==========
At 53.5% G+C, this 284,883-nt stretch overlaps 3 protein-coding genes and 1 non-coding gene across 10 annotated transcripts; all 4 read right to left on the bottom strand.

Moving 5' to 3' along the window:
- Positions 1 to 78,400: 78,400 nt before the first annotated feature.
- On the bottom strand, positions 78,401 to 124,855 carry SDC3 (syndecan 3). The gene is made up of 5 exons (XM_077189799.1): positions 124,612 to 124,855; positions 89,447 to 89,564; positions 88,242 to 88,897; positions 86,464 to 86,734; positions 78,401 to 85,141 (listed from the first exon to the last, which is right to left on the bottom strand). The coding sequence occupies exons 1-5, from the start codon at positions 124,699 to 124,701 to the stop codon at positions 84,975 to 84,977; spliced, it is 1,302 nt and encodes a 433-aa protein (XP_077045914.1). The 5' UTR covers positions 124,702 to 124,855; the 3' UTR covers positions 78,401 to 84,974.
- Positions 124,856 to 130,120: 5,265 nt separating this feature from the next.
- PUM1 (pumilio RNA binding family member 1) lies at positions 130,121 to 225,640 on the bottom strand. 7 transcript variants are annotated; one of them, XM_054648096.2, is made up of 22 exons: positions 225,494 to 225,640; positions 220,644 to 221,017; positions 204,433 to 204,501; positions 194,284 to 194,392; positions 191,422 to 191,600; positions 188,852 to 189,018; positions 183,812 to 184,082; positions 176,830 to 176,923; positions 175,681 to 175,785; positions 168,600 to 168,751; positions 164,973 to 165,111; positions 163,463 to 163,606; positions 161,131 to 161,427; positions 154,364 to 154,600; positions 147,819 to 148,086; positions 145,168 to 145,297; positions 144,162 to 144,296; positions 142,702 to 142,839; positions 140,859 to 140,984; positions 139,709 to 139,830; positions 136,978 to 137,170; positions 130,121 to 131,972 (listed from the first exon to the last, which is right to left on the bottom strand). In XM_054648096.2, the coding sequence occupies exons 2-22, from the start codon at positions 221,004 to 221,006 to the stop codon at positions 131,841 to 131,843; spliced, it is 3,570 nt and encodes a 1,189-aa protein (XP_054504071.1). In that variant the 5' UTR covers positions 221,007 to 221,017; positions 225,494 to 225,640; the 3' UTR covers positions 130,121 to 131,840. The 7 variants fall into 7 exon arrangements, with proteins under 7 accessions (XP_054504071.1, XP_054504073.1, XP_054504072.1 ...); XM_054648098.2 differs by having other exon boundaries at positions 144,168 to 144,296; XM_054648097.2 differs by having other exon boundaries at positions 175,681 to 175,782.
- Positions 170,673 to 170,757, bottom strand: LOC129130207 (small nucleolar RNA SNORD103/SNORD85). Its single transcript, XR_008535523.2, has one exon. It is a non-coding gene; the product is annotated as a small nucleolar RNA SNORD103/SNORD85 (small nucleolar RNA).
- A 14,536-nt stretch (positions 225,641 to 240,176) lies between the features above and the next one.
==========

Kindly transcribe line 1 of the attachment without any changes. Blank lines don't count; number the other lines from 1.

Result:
At 53.5% G+C, this 284,883-nt stretch overlaps 3 protein-coding genes and 1 non-coding gene across 10 annotated transcripts; all 4 read right to left on the bottom strand.